In 1981, Allan Mazur formulated his famous hypothesis: there is a direct relation between media coverage and public reaction against technological issues. Mazur’s hypothesis is exclusively and simply quantitative: the more the media cover a technoscientific issue, the more the public is brought to take a position against them. Few contributions that have tested Mazur’s hypothesis, directly or indirectly, have found a rather weak relationship between media exposure and public opinion. In this paper, I conducted an analysis on media coverage of food in Italy in the period 2010-2016. I calculated a risk index in the corpus of newspaper articles. This measure is used to compare it with longitudinal public opinion surveys to test this presumed "direct effect" of media.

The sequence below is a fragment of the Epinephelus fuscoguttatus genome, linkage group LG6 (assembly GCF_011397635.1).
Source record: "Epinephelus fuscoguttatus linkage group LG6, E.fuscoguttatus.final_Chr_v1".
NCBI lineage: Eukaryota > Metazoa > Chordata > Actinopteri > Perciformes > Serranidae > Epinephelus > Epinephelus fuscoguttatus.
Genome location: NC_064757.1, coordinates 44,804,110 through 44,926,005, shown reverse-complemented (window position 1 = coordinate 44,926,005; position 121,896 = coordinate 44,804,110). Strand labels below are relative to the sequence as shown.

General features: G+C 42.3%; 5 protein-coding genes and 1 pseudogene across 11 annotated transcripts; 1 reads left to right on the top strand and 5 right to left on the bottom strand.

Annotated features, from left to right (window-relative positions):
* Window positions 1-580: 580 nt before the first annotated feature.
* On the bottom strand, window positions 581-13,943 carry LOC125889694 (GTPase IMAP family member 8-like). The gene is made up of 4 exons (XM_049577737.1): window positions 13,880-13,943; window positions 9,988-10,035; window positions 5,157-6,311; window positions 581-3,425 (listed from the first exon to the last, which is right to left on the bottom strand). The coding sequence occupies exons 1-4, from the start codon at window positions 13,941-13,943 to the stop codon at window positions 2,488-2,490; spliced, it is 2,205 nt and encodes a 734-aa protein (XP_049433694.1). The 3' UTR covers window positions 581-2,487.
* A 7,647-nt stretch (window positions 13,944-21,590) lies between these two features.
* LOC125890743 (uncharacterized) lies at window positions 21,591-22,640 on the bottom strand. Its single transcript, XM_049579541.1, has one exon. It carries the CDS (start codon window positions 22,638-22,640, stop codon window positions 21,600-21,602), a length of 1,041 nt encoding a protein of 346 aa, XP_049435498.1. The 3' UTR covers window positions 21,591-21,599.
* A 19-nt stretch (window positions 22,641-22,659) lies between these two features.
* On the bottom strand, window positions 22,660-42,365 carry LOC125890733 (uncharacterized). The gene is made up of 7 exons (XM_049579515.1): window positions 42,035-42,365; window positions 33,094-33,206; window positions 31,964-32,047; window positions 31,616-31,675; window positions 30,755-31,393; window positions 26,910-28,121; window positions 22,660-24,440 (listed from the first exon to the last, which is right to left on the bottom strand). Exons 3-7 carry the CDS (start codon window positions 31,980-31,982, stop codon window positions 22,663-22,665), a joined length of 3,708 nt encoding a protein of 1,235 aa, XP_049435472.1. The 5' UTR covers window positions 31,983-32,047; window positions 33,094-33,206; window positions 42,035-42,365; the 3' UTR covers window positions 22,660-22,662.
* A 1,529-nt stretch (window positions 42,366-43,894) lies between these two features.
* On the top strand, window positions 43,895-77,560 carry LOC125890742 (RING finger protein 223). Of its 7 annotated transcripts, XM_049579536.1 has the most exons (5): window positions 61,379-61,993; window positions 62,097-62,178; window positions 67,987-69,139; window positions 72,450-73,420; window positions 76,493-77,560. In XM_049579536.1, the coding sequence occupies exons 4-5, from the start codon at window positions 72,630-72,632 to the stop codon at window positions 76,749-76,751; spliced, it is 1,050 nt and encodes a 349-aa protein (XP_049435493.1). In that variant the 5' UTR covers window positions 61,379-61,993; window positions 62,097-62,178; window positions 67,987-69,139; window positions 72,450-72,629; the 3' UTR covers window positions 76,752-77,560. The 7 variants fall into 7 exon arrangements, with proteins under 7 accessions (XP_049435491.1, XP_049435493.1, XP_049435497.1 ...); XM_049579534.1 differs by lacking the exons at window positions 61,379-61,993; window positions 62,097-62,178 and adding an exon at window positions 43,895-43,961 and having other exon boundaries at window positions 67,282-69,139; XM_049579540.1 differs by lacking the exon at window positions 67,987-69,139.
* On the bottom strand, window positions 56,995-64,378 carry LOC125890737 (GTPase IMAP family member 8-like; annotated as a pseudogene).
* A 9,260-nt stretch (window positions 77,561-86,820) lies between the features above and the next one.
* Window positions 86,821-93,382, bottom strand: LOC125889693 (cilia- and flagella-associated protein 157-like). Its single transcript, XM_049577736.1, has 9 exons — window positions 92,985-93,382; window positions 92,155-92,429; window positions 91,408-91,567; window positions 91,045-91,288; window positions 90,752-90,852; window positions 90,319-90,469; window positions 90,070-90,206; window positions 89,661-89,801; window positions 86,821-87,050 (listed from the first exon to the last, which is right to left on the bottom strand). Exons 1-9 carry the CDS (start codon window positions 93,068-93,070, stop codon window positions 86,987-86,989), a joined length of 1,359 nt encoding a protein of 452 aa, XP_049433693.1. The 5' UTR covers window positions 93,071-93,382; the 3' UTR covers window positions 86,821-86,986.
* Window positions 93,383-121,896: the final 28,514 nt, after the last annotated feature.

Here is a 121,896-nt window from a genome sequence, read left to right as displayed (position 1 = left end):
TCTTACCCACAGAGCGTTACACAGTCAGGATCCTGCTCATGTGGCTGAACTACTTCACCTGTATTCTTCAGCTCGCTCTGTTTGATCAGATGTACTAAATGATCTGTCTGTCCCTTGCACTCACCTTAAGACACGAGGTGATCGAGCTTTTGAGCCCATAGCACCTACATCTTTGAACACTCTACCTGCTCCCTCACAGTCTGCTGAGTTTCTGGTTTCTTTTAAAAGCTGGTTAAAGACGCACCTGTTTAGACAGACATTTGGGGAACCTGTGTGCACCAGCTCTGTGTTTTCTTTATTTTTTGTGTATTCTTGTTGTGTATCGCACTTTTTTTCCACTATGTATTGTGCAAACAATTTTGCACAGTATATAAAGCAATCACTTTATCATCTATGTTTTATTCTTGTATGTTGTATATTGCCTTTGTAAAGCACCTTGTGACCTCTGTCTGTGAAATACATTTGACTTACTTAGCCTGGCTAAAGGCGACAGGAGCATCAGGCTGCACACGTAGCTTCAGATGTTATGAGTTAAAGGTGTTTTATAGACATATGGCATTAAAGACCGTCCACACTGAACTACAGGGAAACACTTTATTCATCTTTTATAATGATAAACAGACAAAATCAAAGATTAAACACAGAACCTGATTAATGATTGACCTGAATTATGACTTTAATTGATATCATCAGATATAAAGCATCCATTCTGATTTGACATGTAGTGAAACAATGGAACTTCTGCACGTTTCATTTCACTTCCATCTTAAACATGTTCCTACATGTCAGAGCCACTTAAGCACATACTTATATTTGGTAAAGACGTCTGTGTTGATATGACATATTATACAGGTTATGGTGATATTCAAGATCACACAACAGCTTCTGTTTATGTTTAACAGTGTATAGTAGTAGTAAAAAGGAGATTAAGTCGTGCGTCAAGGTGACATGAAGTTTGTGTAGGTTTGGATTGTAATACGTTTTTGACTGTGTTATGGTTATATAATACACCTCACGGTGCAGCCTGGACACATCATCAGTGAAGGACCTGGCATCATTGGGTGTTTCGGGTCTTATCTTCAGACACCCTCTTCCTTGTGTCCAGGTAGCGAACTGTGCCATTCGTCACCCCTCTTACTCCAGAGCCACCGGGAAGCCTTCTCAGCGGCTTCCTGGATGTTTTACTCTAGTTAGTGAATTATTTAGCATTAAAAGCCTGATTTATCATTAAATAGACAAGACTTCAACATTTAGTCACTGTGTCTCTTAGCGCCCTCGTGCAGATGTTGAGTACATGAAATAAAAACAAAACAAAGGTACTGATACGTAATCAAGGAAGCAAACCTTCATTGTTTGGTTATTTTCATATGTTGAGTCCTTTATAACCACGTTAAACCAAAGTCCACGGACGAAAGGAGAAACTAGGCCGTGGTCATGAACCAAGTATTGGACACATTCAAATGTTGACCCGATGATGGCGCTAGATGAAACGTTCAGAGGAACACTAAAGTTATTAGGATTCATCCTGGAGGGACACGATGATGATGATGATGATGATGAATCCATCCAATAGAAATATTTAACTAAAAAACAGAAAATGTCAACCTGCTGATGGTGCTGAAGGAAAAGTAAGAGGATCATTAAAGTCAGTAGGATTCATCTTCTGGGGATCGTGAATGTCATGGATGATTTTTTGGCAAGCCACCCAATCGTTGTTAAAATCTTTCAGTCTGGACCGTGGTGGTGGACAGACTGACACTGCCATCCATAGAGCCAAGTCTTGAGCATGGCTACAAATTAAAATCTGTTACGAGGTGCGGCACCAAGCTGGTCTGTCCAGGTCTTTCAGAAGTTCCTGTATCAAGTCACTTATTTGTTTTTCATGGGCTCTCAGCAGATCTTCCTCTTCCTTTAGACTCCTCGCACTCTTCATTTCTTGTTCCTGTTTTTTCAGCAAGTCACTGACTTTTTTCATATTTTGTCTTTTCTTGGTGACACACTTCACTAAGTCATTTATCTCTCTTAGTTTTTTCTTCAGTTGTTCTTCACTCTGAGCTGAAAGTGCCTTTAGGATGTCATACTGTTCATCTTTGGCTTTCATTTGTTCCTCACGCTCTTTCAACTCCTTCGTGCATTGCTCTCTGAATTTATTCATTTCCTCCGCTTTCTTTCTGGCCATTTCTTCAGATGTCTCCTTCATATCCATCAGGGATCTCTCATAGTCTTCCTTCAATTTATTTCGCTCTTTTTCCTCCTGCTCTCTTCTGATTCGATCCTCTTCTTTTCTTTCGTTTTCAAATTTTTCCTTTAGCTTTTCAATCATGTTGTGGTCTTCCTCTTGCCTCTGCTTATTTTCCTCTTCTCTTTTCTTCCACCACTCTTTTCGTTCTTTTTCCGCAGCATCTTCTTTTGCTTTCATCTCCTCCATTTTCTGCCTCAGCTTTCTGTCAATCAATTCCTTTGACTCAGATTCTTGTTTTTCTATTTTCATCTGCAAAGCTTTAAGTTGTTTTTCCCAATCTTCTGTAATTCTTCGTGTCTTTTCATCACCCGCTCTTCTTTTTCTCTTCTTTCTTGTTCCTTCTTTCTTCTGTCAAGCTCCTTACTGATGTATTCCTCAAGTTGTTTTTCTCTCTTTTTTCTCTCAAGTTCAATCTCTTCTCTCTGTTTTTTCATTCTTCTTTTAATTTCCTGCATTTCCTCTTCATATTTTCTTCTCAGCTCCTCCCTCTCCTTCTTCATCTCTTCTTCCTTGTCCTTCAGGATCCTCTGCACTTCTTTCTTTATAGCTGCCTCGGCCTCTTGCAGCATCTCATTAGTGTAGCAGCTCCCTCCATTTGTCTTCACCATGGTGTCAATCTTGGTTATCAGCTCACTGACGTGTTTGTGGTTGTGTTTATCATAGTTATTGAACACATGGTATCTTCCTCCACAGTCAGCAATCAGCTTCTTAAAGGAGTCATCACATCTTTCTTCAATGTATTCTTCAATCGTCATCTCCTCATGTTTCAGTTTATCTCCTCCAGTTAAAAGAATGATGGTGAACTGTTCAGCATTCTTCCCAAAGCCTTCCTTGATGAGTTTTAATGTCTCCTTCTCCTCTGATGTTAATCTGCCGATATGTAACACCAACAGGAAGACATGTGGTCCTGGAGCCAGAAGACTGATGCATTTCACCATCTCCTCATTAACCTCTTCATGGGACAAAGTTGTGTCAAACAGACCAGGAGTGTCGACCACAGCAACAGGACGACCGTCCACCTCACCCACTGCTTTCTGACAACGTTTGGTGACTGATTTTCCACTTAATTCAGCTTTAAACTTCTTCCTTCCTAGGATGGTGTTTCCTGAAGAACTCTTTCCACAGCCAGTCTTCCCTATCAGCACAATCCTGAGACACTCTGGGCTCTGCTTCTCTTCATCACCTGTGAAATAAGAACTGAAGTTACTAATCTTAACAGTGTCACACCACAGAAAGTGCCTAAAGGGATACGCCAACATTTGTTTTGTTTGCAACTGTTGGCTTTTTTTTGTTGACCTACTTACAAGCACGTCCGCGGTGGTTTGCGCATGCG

Keywords: Mass media coverage, public opinion, food safety, media effect, Mazur’s hypothesis